Actor Troupe, async asks and exception handling. #2

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parkx408 opened this Issue Jan 20, 2016 · 6 comments

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@parkx408

First of all, thanks for sharing the awesome package.
I have been using it to prototype a data pipeline control layer.
I have some experience with Akka which is biasing my expectations but here are some requests/questions.
Note that I am completely new to Python and some questions probably will sound silly.

Three things threw me off a little although I am getting used to them.

One is the blocking nature of ask.
What would be the best way to ask asynchronously?
Do you have some recommended pattern? Is there a plan to support this out of the box?

Second is Actor Troupe.
This would be really useful feature but the documentation on this is seriously lacking.
Could you provide some examples on how to set this up?

Third is Exception handling.
If I wanted to ensure that all exceptions thrown by the child actor can be caught in the parent actor, would I have to simply catch all and send it to the parent? Or should I just not do that?

Thank you.

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kwquick Jan 20, 2016

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Thank you for the supportive feedback; it is always nice to know when people find Thespian to be useful.

To answer your specific questions:

  • The ask() method is used from non-actor code to talk to actors. Actors themselves should always use send() to talk to other actors (and to the non-actor code that originated the ask(). Most use cases find ask() to be a convenient methodology because that code is usually written as synchronous code: the "outside-world" code submits a message to the actors and waits for a response. If your external code also wishes to operate asynchronously to the actors, you can use tell() to send a message in to an actor (http://thespianpy.com/using.html#sec-6-5), and later you can use listen() to wait for a message sent back by an actor (ask() == tell() + listen()).
  • The documentation on Actor Troupes is lacking because... well... because the implementation is lacking. :-) This should have been noted in the documentation, but Troupes are still conceptual and not yet implemented. They are planned for sometime in the next six months, although hearing that there is demand for them will help to prioritize the effort.
  • If an actor throws an exception, Thespian interprets that as a failure by the actor. Thespian will automatically re-attempt delivery of the message in case the exception was due to a transient issue; if it is handled successfully the second time, then all is well and no other action is taken. If an exception is thrown a second time, then Thespian will wrap the message in a PoisonMessage wrapper and send that back to the parent actor (the one that created the actor experiencing the exception, see http://thespianpy.com/using.html#sec-4-4). The parent actor is free to ignore this, or to take some specific action to handle it. Thus, the short answer to your question is: you don't need to do anything: parents will automatically get a PoisonMessage indication if the child throws an exception.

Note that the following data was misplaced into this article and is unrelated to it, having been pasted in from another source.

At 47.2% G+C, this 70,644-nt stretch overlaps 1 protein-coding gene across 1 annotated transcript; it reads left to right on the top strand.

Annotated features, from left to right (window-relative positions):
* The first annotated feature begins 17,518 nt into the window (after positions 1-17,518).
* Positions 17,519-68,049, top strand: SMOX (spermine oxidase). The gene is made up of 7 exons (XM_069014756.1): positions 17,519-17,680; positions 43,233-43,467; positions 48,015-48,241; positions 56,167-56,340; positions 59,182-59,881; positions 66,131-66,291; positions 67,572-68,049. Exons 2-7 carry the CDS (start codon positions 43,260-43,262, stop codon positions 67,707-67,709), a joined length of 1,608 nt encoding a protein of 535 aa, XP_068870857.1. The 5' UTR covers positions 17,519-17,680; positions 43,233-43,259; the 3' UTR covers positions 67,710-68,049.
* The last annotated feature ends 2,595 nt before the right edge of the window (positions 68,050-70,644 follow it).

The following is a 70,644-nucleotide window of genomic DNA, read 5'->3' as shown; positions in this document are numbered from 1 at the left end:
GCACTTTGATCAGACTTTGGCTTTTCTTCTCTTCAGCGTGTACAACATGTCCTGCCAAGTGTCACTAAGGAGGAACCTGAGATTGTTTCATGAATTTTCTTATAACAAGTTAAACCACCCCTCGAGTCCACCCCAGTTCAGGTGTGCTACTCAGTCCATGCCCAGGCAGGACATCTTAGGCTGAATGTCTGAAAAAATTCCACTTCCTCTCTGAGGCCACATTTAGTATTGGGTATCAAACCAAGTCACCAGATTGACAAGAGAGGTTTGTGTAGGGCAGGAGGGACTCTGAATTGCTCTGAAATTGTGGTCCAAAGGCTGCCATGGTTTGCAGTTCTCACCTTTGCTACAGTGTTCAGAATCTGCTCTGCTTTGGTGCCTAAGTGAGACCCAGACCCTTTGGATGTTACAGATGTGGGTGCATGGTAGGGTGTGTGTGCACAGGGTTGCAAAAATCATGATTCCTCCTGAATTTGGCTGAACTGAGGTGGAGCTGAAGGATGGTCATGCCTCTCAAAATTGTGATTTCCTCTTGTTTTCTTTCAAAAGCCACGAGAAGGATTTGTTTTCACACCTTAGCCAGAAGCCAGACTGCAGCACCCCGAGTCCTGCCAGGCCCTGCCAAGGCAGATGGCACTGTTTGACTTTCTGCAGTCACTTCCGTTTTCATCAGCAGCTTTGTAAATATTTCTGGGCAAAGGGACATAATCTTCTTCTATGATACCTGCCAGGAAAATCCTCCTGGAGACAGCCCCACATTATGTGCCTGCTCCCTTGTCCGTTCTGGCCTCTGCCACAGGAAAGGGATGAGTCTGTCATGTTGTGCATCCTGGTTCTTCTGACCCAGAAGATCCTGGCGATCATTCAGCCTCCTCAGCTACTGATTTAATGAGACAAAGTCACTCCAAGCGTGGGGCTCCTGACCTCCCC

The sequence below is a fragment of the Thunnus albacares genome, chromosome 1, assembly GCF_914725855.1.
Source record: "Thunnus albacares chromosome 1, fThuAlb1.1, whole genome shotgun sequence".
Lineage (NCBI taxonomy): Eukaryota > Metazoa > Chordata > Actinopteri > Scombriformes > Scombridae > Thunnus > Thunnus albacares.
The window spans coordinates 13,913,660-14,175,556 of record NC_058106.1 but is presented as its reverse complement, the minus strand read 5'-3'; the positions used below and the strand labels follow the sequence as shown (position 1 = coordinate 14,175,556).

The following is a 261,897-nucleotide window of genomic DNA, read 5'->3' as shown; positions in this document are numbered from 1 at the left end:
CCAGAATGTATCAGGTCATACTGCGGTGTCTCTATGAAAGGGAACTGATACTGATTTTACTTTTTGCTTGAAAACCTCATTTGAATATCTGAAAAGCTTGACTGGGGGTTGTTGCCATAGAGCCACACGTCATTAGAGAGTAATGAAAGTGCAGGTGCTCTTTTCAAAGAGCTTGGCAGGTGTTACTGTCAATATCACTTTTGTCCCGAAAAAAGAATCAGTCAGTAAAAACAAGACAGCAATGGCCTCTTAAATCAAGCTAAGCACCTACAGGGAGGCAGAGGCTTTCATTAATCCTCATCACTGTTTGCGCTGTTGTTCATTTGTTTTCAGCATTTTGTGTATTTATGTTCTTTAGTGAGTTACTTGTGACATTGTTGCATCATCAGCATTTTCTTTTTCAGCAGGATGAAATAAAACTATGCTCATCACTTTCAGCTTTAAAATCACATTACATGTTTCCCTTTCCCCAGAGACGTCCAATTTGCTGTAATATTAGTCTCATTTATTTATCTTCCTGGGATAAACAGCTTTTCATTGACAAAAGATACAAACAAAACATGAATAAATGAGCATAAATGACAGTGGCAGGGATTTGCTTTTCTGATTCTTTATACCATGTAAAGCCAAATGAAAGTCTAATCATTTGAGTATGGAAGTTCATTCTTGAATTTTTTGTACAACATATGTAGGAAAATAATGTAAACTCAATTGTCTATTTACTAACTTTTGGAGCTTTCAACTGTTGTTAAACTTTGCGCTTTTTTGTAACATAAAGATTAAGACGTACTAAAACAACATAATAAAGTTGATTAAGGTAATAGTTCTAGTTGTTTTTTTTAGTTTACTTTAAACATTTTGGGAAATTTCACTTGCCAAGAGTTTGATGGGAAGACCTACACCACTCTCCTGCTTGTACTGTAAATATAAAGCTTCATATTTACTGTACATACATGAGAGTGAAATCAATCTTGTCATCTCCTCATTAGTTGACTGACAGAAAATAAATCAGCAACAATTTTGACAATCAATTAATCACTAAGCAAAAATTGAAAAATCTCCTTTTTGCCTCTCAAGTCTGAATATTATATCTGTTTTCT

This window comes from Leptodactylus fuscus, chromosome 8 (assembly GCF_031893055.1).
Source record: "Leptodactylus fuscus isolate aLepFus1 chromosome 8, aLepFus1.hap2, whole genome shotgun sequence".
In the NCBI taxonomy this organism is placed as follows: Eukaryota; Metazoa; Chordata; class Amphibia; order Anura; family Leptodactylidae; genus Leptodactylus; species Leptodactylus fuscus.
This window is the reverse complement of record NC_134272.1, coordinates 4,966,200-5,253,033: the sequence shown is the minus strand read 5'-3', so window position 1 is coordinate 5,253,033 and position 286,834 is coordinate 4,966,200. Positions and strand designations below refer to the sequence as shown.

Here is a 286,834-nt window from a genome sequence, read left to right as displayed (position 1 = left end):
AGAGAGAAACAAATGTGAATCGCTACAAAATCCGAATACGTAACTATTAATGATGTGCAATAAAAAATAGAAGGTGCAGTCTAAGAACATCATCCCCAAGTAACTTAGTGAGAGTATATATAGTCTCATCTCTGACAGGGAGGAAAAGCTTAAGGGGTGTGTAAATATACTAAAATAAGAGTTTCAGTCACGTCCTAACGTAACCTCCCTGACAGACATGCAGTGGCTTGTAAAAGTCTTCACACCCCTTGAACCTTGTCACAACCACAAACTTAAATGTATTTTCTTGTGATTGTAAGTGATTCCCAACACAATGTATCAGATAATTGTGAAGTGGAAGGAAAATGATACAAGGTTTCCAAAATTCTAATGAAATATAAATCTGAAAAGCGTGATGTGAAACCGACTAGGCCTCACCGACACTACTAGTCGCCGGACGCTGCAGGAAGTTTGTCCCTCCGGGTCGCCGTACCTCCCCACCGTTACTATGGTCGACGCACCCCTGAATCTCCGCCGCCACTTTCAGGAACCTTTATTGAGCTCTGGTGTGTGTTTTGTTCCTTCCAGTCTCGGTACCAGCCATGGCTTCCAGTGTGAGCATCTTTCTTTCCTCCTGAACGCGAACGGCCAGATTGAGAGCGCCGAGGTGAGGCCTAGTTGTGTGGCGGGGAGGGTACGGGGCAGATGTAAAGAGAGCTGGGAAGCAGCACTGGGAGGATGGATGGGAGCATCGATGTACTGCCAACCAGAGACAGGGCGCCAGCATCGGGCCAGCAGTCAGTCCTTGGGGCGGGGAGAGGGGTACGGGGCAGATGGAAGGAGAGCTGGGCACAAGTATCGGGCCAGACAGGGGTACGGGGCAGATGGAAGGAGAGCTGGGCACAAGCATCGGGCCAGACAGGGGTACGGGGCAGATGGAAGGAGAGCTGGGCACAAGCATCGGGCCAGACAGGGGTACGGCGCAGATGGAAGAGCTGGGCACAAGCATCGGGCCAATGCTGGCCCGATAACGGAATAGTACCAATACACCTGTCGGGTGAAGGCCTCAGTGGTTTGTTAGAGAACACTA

Thanks again for the feedback, and feel free to follow up on any other questions or concerns; there is also a mailing list (info at http://thespianpy.com/#outline-container-sec-5) for discussions.

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kwquick commented Jan 20, 2016

Thank you for the supportive feedback; it is always nice to know when people find Thespian to be useful.

To answer your specific questions:

  • The ask() method is used from non-actor code to talk to actors. Actors themselves should always use send() to talk to other actors (and to the non-actor code that originated the ask(). Most use cases find ask() to be a convenient methodology because that code is usually written as synchronous code: the "outside-world" code submits a message to the actors and waits for a response. If your external code also wishes to operate asynchronously to the actors, you can use tell() to send a message in to an actor (http://thespianpy.com/using.html#sec-6-5), and later you can use listen() to wait for a message sent back by an actor (ask() == tell() + listen()).
  • The documentation on Actor Troupes is lacking because... well... because the implementation is lacking. :-) This should have been noted in the documentation, but Troupes are still conceptual and not yet implemented. They are planned for sometime in the next six months, although hearing that there is demand for them will help to prioritize the effort.